Dr. Myrna Lashley is an Associate Professor in the Department of Psychiatry, McGill University as well as an adjunct researcher at the Culture and Mental Health Research Unit of the Lady Davis Institute for Medical Research. She was an Associate Dean at John Abbott College. She holds a doctorate in counseling psychology from McGill University and serves as a psychological consultant to institutions, including the juvenile justice system. She has worked both as a consultant to First Nations and the Jewish communities, and as the Cross Cultural Trainer for the Grievance Committee Office of the Secretariat for McGill University. She has also conducted training workshops locally, nationally, and internationally and has acted as a consultant to the Brazilian health care system. She was a director of the Canadian Race Relations Foundation and has also served on the Comité consultatif sur les relations Interculturelles et Interraciales de la Communauté Urbaine de Montréal. Currently, she is the Chair of the Cross Cultural Roundtable on Security, as well as Vice-chair of the board of the École Nationale de Police du Québec. She has also been appointed to the Comité expert en matière de profilage racial of the Service de police de la Ville de Montréal. She has authored two training manuals on intercultural issues in the workplace and has received several awards including the 2006 Friends of Simon Wiesenthal Award for Holocaust studies; the 2004 Martin Luther King legacy award; as well as the 1995 Merit Award for the Kahnawake Native survival school. She is currently Honorary Consul of Barbados to Montreal. Her current research interests are in cultural aspects of youth mental health, and cultural aspects of radicalization leading to violence.
myrna.lashley [at] gmail.com (e-mail)
Rousseau, C., Hassan, G., Measham, T., Moreau, N., Lashley, M., Castro, T., Blake, C., & McKenzie, G. (2009). From the Family Universe to the Outside World: Famiy Relations, School Attitude and Perception of Racism in Caribbean and Filipino Adolescents. Health and Place, 15, pp.721-730.
Rousseau C., Hassan G., Measham T., & Lashley M. (2008). Prevalence and correlates of conduct disorder and problem behavior in West Indian and Filipino immigrant adolescents. European ChildAdolescent Psychiatry.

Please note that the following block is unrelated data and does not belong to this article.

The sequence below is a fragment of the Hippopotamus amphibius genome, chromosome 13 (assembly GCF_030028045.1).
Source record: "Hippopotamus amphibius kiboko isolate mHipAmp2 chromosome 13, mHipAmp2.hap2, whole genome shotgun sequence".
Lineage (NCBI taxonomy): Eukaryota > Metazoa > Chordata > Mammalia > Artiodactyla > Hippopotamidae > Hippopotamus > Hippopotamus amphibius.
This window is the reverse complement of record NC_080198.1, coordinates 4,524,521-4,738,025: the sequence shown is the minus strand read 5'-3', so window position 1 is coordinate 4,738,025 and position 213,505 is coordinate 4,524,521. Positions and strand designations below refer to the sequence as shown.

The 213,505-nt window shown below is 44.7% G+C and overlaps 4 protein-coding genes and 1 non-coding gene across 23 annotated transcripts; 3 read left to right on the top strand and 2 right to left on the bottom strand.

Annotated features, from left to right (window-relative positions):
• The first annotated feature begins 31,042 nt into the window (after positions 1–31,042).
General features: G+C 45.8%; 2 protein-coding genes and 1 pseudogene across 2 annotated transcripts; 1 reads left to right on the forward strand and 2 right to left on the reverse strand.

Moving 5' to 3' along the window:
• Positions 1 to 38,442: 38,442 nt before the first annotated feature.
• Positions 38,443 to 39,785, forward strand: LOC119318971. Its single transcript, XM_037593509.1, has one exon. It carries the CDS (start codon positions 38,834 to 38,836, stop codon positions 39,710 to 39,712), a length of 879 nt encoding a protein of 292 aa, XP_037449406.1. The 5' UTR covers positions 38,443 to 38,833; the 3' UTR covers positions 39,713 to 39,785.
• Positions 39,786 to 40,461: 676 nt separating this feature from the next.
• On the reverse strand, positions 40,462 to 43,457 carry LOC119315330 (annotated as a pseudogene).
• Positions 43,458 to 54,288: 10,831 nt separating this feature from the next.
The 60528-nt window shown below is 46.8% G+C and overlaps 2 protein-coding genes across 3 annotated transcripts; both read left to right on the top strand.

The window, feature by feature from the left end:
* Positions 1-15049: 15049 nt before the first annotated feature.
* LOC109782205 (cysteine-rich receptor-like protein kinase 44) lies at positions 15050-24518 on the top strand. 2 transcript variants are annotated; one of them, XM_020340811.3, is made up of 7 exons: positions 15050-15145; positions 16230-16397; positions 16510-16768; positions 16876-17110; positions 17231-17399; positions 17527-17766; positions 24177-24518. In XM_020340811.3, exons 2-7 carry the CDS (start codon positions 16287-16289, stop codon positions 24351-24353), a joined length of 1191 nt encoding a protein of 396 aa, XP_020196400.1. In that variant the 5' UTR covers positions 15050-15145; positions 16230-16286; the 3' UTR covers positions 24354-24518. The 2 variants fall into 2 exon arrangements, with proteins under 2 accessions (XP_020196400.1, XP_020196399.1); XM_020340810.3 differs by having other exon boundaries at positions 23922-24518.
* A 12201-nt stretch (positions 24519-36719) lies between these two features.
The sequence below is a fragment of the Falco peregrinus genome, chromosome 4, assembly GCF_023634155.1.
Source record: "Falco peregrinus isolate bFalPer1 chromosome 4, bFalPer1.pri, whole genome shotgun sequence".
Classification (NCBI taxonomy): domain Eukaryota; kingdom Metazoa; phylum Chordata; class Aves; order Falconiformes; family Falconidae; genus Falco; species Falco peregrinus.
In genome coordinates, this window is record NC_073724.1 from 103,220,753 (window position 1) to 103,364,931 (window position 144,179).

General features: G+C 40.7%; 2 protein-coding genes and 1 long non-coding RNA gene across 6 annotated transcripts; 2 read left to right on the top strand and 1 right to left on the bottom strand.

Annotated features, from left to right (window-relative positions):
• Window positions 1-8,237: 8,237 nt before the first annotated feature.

Hassan G., Rousseau C., Measham T., & Lashley M. (2008). Caribbean and Filipino adolescents’ and parents’ perceptions of parental authority, physical punishment and cultural values and their relation to migratory characteristics. Canadian Ethnic Studies.
Lashley, M. (2008). Pour ou contre les écoles afrocentriques au Canada? L’autre, cliniques, cultures et sociétés, 9(3), 427-432.
Kirmayer, L., Rousseau, C., & Lashley, M. (2007). The Place of Culture in Forensic Psychiatry. The Journal of the American Academy of Psychiatry and the Law, 35, pp.98-102.
Greenfield, B., Rousseau, R., Slatkoff, J., Lewkowski, M., Davis, M., Dubé, S., Lashley, M.E., Morin, I., Dray,P, Harden, B. (2005). Profile of a Metrepolitan North American IImmigrant Suicidal Adolescent Population. The Canadian Journal of Psychiatry. 51, pp. 155-159.
Lashley, M., Blake, C., Hussain, M., MacLean, R.,Measham., Rousseau, C. (2005). Student Success: The identification of strategies used by Black Caribbean youth to achieve academic success.
Lashley, M. (2000). Caribbean families — the unrecognized social stressors of migration and reunification. Journal of Transcultural Psychiatry, 37, pp. 201-215.
Lashley, M., Talley, W., Lands L.C., & Keyserlingk, E.W. (2000). Informed Proxy Consent: Communication between Surgeons and Surrogates about Pediatric Surgery. Pediatrics, 105, pp. 591-596.
Stelling, J., Waller, M., de Broin, M., & Lashley, M. (1988). Employee Assistance Programme: Piloting and Evaluating a model for the health care setting. Conseil québécois de la recherche sociale.
Lashley, M. (1995). Child abuse within the West Indian Community. In M. Meyer & A. Estable (Ed.), Child Abuse in Minority Ethnocultural Communities: An Exploratory Study (pp. 9-13). Ottawa: Multiculturalism Program, Department of Canadian Heritage and Family Violence Prevention Division, Health Canada.